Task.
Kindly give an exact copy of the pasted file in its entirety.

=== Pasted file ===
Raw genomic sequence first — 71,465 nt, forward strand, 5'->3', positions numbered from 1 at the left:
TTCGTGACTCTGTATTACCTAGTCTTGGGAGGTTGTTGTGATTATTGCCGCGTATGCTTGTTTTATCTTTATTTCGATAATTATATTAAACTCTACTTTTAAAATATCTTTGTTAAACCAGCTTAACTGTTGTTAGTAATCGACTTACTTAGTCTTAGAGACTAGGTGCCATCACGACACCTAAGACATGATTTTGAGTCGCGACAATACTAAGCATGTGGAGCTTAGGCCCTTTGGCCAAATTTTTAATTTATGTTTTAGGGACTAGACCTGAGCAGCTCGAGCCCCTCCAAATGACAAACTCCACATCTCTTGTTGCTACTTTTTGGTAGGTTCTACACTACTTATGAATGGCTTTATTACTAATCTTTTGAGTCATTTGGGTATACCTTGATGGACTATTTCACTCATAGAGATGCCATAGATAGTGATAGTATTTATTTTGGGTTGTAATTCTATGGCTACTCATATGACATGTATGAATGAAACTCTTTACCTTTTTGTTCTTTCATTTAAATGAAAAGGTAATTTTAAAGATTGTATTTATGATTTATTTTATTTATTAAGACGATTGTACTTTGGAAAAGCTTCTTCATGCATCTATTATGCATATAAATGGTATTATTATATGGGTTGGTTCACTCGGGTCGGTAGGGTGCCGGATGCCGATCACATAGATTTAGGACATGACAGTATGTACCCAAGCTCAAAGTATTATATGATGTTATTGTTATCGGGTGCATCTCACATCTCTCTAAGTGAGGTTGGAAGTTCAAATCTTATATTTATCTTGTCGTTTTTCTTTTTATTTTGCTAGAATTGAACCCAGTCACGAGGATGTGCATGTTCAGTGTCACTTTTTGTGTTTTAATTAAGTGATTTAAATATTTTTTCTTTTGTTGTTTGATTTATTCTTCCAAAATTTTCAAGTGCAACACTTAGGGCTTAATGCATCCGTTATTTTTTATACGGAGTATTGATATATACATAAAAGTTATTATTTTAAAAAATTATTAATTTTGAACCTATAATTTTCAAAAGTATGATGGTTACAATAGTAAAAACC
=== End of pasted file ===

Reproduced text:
Raw genomic sequence first — 71,465 nt, forward strand, 5'->3', positions numbered from 1 at the left:
TTCGTGACTCTGTATTACCTAGTCTTGGGAGGTTGTTGTGATTATTGCCGCGTATGCTTGTTTTATCTTTATTTCGATAATTATATTAAACTCTACTTTTAAAATATCTTTGTTAAACCAGCTTAACTGTTGTTAGTAATCGACTTACTTAGTCTTAGAGACTAGGTGCCATCACGACACCTAAGACATGATTTTGAGTCGCGACAATACTAAGCATGTGGAGCTTAGGCCCTTTGGCCAAATTTTTAATTTATGTTTTAGGGACTAGACCTGAGCAGCTCGAGCCCCTCCAAATGACAAACTCCACATCTCTTGTTGCTACTTTTTGGTAGGTTCTACACTACTTATGAATGGCTTTATTACTAATCTTTTGAGTCATTTGGGTATACCTTGATGGACTATTTCACTCATAGAGATGCCATAGATAGTGATAGTATTTATTTTGGGTTGTAATTCTATGGCTACTCATATGACATGTATGAATGAAACTCTTTACCTTTTTGTTCTTTCATTTAAATGAAAAGGTAATTTTAAAGATTGTATTTATGATTTATTTTATTTATTAAGACGATTGTACTTTGGAAAAGCTTCTTCATGCATCTATTATGCATATAAATGGTATTATTATATGGGTTGGTTCACTCGGGTCGGTAGGGTGCCGGATGCCGATCACATAGATTTAGGACATGACAGTATGTACCCAAGCTCAAAGTATTATATGATGTTATTGTTATCGGGTGCATCTCACATCTCTCTAAGTGAGGTTGGAAGTTCAAATCTTATATTTATCTTGTCGTTTTTCTTTTTATTTTGCTAGAATTGAACCCAGTCACGAGGATGTGCATGTTCAGTGTCACTTTTTGTGTTTTAATTAAGTGATTTAAATATTTTTTCTTTTGTTGTTTGATTTATTCTTCCAAAATTTTCAAGTGCAACACTTAGGGCTTAATGCATCCGTTATTTTTTATACGGAGTATTGATATATACATAAAAGTTATTATTTTAAAAAATTATTAATTTTGAACCTATAATTTTCAAAAGTATGATGGTTACAATAGTAAAAACC